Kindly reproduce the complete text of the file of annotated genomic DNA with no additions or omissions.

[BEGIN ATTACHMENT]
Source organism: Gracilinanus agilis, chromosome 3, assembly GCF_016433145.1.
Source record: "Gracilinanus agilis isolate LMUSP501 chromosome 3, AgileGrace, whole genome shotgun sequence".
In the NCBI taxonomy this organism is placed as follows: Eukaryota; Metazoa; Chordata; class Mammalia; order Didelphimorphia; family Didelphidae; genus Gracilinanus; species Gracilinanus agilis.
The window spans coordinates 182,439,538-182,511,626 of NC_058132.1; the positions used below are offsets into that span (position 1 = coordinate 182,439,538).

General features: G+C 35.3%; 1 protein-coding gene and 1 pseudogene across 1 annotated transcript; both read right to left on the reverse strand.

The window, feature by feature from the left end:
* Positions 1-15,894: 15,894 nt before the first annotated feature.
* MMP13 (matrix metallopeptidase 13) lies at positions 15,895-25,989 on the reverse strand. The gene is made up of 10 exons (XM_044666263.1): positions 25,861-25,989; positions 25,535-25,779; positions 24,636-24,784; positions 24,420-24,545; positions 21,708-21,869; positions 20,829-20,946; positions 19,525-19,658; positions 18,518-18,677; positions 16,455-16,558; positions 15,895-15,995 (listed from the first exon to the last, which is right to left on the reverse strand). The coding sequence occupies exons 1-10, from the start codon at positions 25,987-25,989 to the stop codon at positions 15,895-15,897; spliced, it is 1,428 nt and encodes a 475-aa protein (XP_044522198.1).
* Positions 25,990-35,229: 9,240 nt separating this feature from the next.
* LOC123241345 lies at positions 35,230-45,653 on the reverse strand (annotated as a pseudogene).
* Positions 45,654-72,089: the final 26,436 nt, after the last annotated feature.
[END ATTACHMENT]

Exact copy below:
Source organism: Gracilinanus agilis, chromosome 3, assembly GCF_016433145.1.
Source record: "Gracilinanus agilis isolate LMUSP501 chromosome 3, AgileGrace, whole genome shotgun sequence".
In the NCBI taxonomy this organism is placed as follows: Eukaryota; Metazoa; Chordata; class Mammalia; order Didelphimorphia; family Didelphidae; genus Gracilinanus; species Gracilinanus agilis.
The window spans coordinates 182,439,538-182,511,626 of NC_058132.1; the positions used below are offsets into that span (position 1 = coordinate 182,439,538).

General features: G+C 35.3%; 1 protein-coding gene and 1 pseudogene across 1 annotated transcript; both read right to left on the reverse strand.

The window, feature by feature from the left end:
* Positions 1-15,894: 15,894 nt before the first annotated feature.
* MMP13 (matrix metallopeptidase 13) lies at positions 15,895-25,989 on the reverse strand. The gene is made up of 10 exons (XM_044666263.1): positions 25,861-25,989; positions 25,535-25,779; positions 24,636-24,784; positions 24,420-24,545; positions 21,708-21,869; positions 20,829-20,946; positions 19,525-19,658; positions 18,518-18,677; positions 16,455-16,558; positions 15,895-15,995 (listed from the first exon to the last, which is right to left on the reverse strand). The coding sequence occupies exons 1-10, from the start codon at positions 25,987-25,989 to the stop codon at positions 15,895-15,897; spliced, it is 1,428 nt and encodes a 475-aa protein (XP_044522198.1).
* Positions 25,990-35,229: 9,240 nt separating this feature from the next.
* LOC123241345 lies at positions 35,230-45,653 on the reverse strand (annotated as a pseudogene).
* Positions 45,654-72,089: the final 26,436 nt, after the last annotated feature.